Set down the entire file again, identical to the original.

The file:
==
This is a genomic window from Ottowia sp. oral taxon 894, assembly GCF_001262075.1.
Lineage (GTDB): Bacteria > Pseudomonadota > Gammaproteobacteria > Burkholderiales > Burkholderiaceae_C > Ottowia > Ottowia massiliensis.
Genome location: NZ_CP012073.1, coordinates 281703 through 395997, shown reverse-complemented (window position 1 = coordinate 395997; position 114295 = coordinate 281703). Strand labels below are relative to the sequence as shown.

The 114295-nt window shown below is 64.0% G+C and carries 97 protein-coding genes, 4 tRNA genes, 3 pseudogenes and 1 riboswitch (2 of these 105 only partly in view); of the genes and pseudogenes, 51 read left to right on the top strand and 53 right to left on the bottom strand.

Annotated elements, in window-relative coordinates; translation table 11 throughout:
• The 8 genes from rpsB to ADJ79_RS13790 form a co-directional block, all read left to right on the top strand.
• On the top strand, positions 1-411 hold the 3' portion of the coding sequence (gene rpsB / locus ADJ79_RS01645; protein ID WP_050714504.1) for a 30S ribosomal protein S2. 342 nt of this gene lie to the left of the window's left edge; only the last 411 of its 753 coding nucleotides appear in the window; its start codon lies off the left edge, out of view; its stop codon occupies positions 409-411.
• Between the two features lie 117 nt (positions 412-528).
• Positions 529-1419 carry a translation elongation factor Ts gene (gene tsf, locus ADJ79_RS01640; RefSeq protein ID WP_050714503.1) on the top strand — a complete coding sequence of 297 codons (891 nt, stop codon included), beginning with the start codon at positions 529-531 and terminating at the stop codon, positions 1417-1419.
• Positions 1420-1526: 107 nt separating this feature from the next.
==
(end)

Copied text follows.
This is a genomic window from Ottowia sp. oral taxon 894, assembly GCF_001262075.1.
Lineage (GTDB): Bacteria > Pseudomonadota > Gammaproteobacteria > Burkholderiales > Burkholderiaceae_C > Ottowia > Ottowia massiliensis.
Genome location: NZ_CP012073.1, coordinates 281703 through 395997, shown reverse-complemented (window position 1 = coordinate 395997; position 114295 = coordinate 281703). Strand labels below are relative to the sequence as shown.

The 114295-nt window shown below is 64.0% G+C and carries 97 protein-coding genes, 4 tRNA genes, 3 pseudogenes and 1 riboswitch (2 of these 105 only partly in view); of the genes and pseudogenes, 51 read left to right on the top strand and 53 right to left on the bottom strand.

Annotated elements, in window-relative coordinates; translation table 11 throughout:
• The 8 genes from rpsB to ADJ79_RS13790 form a co-directional block, all read left to right on the top strand.
• On the top strand, positions 1-411 hold the 3' portion of the coding sequence (gene rpsB / locus ADJ79_RS01645; protein ID WP_050714504.1) for a 30S ribosomal protein S2. 342 nt of this gene lie to the left of the window's left edge; only the last 411 of its 753 coding nucleotides appear in the window; its start codon lies off the left edge, out of view; its stop codon occupies positions 409-411.
• Between the two features lie 117 nt (positions 412-528).
• Positions 529-1419 carry a translation elongation factor Ts gene (gene tsf, locus ADJ79_RS01640; RefSeq protein ID WP_050714503.1) on the top strand — a complete coding sequence of 297 codons (891 nt, stop codon included), beginning with the start codon at positions 529-531 and terminating at the stop codon, positions 1417-1419.
• Positions 1420-1526: 107 nt separating this feature from the next.